Friends remember longtime local Daryl Newcomb as fun-loving and caring
STEAMBOAT SPRINGS — Daryl Newcomb’s good friends gathered together Tuesday in his Steamboat Springs home recalling backcountry skiing adventures, camping trips in Moab, Utah, and the life of the man they were proud to call friend.
“We’re a rudderless group of ski bums without him,” longtime friend Byrne Powers said. “He can’t be replaced, and we’re lost.”
Friends said Newcomb died suddenly Saturday from an apparent heart attack while stopping by one of his favorite places, Kirby Cosmo’s BBQ and Bar in Minturn, for a bite to eat. Newcomb, who worked as a server at Café Diva for 22 years, was 59 years old.
“One of the great things for me in the last few days is the incredible gratitude that I feel towards Daryl for the way that he shaped Café Diva,” Café Diva co-owner Paul Underwood said. “There’s no way that the business would have been a success or that I would have been the person that I am today without his influence.”
Newcomb was named top server in Steamboat Pilot & Today’s Best of the Boat edition in 2012, and then a few years later, he was named Best Ski Bum — honors Underwood said his longtime employee and friend earned.
“He just had a way of creating a rapport and putting people immediately at ease and showing them that they were important and that they mattered,” Underwood said. “One of the things I’ve thought about the last few days is what makes Steamboat special, and it is not just Daryl, but people like Daryl that make our community different from other resorts.
“Maybe our base area isn’t as glamorous, but we have a caring for our community and the people in it and the people that come to visit, and we all live here and take ownership of it,” Underwood continued. “Daryl embodied that, and he was the ambassador of Steamboat Springs.”
Powers said Newcomb came to Steamboat in 1985 for the skiing and community. He enjoyed spending his days on the slopes with friends and would often listen to sports and classic music thanks to a transistor radio he would clip to his goggles.
Powers said Newcomb was the “grand poohbah” of the friend group and was the unofficial founder of “The Niners,“ a group of skiers who would meet every day at 9 a.m. at the top of the Thunderhead Gondola during the ski season.
“He kept us all in line and kept us all marching in the same way, whether it was going for happy hour or whether it was hanging out in the woods together,” Powers said. “Whatever we were doing he was always our ringleader.”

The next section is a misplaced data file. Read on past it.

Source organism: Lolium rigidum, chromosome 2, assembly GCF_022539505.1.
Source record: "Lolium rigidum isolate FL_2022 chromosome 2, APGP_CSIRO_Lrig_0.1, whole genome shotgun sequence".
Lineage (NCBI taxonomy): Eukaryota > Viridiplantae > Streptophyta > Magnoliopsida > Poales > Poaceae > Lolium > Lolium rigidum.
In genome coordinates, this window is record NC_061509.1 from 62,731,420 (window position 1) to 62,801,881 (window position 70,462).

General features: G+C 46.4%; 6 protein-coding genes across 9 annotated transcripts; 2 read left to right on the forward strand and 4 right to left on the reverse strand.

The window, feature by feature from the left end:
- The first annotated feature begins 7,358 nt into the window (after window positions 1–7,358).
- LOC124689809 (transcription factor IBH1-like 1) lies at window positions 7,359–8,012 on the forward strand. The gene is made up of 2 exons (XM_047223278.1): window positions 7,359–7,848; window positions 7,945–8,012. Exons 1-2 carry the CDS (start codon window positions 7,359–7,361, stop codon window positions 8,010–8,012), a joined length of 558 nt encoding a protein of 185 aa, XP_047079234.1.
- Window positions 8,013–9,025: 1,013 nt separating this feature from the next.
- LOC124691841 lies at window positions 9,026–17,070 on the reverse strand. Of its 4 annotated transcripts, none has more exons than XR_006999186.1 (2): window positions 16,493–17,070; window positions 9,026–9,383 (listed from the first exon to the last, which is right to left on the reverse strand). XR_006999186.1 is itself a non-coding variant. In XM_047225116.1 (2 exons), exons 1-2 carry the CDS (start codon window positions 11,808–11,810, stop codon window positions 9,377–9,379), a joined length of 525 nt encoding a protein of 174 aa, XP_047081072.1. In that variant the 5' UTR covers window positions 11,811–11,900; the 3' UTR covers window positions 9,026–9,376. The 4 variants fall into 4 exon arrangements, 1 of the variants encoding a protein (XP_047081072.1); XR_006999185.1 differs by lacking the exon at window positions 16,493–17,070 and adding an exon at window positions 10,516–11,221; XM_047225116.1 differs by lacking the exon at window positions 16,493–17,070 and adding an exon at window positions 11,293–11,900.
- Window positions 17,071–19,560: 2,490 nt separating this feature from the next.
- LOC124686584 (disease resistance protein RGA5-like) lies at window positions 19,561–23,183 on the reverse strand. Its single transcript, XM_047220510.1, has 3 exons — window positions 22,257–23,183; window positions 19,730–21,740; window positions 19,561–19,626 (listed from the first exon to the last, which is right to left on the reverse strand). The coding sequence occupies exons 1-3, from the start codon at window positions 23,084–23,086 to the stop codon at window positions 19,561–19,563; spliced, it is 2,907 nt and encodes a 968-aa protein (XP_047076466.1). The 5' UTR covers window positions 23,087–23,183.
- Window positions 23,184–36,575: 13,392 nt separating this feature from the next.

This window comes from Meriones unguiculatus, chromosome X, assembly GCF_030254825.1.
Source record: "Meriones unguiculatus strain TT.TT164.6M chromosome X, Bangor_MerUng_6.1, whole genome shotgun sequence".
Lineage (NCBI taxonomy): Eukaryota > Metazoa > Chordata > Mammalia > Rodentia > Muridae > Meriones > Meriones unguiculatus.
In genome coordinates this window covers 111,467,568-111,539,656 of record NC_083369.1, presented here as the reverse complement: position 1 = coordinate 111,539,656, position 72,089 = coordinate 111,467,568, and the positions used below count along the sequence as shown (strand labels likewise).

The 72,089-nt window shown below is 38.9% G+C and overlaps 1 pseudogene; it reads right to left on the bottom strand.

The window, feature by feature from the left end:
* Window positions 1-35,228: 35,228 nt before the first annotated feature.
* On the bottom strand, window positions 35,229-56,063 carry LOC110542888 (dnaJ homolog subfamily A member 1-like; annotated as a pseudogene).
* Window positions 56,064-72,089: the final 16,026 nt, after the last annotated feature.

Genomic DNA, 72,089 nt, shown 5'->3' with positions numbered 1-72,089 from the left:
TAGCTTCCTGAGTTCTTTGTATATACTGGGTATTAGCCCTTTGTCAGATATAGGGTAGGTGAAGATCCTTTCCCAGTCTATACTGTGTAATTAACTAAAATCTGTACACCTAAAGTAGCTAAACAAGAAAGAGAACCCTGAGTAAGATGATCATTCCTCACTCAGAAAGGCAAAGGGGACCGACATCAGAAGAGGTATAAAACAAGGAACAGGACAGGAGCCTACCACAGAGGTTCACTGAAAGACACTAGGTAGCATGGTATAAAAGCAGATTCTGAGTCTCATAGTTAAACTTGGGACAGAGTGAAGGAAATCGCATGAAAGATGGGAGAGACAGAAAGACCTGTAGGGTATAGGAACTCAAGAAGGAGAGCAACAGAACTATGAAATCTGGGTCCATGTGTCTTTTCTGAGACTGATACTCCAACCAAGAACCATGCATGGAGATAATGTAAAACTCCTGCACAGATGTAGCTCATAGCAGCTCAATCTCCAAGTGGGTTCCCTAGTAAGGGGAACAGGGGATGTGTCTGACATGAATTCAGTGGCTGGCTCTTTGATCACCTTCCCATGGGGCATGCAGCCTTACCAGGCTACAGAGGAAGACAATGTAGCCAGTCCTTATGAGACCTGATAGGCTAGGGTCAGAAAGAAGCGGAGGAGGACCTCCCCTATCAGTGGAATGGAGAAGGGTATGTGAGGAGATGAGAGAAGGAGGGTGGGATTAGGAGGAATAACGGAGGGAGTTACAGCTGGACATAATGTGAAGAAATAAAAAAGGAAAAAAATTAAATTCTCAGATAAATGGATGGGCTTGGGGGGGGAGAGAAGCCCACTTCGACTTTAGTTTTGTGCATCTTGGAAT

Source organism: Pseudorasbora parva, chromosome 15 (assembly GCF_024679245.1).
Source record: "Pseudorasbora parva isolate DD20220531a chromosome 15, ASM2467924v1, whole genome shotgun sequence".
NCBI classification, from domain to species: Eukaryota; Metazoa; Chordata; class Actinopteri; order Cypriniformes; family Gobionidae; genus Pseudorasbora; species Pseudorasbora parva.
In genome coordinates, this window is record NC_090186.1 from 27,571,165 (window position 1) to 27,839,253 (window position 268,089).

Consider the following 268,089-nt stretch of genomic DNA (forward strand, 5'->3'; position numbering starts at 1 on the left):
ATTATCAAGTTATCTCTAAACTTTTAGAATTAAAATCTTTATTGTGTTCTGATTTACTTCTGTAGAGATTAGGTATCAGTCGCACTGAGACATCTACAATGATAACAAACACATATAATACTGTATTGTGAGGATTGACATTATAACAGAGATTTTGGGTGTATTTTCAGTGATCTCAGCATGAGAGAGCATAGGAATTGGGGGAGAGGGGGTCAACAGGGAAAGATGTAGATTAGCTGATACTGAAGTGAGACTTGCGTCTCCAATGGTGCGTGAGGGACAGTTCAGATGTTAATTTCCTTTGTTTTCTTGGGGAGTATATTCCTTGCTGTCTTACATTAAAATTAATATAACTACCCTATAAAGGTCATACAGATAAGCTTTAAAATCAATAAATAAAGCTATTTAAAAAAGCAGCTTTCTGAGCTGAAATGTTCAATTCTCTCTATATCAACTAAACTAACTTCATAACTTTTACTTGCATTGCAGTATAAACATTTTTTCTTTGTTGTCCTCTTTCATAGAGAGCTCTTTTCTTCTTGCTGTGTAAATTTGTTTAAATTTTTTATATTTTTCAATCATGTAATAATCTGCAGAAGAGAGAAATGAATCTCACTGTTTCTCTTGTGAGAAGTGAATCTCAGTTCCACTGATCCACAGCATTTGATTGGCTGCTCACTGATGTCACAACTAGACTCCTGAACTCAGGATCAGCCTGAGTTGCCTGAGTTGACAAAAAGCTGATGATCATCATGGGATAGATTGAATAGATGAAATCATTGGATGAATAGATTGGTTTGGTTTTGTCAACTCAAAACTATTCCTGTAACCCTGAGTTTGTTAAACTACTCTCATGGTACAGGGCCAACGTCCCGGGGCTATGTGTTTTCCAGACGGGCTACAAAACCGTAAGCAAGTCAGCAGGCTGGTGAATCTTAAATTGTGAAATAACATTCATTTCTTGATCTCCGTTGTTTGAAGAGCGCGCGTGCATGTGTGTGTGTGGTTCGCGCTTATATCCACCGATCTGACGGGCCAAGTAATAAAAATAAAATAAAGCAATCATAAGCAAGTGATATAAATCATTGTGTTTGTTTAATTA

Mike Diemer said he became friends with Newcomb because the two shared a love of skiing and mountain biking, and over the years, that friendship only grew stronger.
Diemer said Newcomb represented what Steamboat is all about whether that involved serving guests at Café Diva, spending his shoulder seasons camping in Moab or carving turns in the backcountry.
“This town needs more Daryls,” Diemer said Tuesday. “Everybody loved Daryl, and he just had the best smile.”
Newcomb landed his first job in Steamboat at Remington’s Bar and Grill, which was located in the Sheraton Steamboat Resort at the base of Steamboat Resort. Over the years, he also worked as a bellman at the Sheraton and as a server at La Montana, the Steamboat Yacht Club and Riggio’s Ristorante, all of which have since closed. For the past 22 years, he has been a fixture at Café Diva.
When he wasn’t at work, Newcomb loved to head into the backcountry with good friends in search of powder and adventure. Friend Lou Albucher remembers one day this season when the group found something they were not looking for.
“We were backcountry skiing like we love to do, and some guy was lost out there, and we knew he had never been there before,” Albucher said.
He said the group could have just kept going, but Newcomb insisted on turning back and helping the man.
“He turned around and rescued this guy,” Albucher said. “He brought him all the way back to the ski area, hiked the whole way and sent him on his way to the lift.”
Later that night, Newcomb started his shift at Café Diva and ended up serving the man. Albucher said the man eventually realized Newcomb was the man who had rescued him, and they shared a few laughs, exchanged phone numbers and another friendship was born.
“He spent his live giving and being a hospitality person,” Underwood said. “He balanced that with loving his friends and his adventures and filled his soul in those ways.”
Powers said Newcomb’s parents, Sally and Bruce, live in Arizona, and his sister Christine lives in in Cortez. Newcomb’s other sister Heather passed away before him. Powers said he is planning to talk with family about holding a memorial service for his friend at some point in Steamboat.
“Daryl was a religion, and we were his disciples,” longtime friend Mike Lang said. “The same group of people would meet every Christmas, every St. Patrick’s Day, every Easter, and we’d ski together. That’s our family — our Steamboat ski family.”
Aldron Tyler, Newcomb’s best friend and a former roommate, fought back tears as he spoke of his friend Tuesday night.
“We were best ski buddies, bicycle buddies and camping buddies. We were really tight, ” Tyler said. . “We were roommates for close to 10 years … we were cohorts, and we traded text messages, constantly. Always when one person had some fun in mind, or something fun to do we would share it with the other and always took care of one another. He was really special.”
To reach John F. Russell, call 970-871-4209, email jrussell@SteamboatPilot.com or follow him on Twitter @Framp1966.
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